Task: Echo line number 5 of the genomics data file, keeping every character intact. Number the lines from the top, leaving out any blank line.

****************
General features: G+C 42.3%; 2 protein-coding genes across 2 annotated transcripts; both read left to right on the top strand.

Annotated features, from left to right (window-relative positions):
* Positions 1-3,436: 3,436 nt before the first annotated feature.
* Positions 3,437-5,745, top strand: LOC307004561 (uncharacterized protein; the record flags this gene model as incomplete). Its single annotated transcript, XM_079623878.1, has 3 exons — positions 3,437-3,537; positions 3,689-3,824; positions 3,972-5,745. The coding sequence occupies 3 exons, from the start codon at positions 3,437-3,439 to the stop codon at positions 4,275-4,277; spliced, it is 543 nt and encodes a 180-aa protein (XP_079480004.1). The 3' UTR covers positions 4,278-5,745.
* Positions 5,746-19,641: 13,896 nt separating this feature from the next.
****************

* Positions 5,746-19,641: 13,896 nt separating this feature from the next.